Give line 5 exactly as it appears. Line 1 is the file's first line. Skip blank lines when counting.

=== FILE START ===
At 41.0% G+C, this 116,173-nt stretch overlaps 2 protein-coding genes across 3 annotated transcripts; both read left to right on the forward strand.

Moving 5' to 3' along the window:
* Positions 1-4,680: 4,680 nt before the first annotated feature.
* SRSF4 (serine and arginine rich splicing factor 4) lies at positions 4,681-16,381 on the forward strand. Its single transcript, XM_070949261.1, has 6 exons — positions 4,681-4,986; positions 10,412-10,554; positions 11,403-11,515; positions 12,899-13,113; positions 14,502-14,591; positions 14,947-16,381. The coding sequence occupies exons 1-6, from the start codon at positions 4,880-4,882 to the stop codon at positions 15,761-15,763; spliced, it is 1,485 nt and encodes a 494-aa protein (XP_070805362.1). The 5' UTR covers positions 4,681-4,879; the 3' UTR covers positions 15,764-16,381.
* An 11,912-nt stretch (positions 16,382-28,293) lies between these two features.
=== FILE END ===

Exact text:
* An 11,912-nt stretch (positions 16,382-28,293) lies between these two features.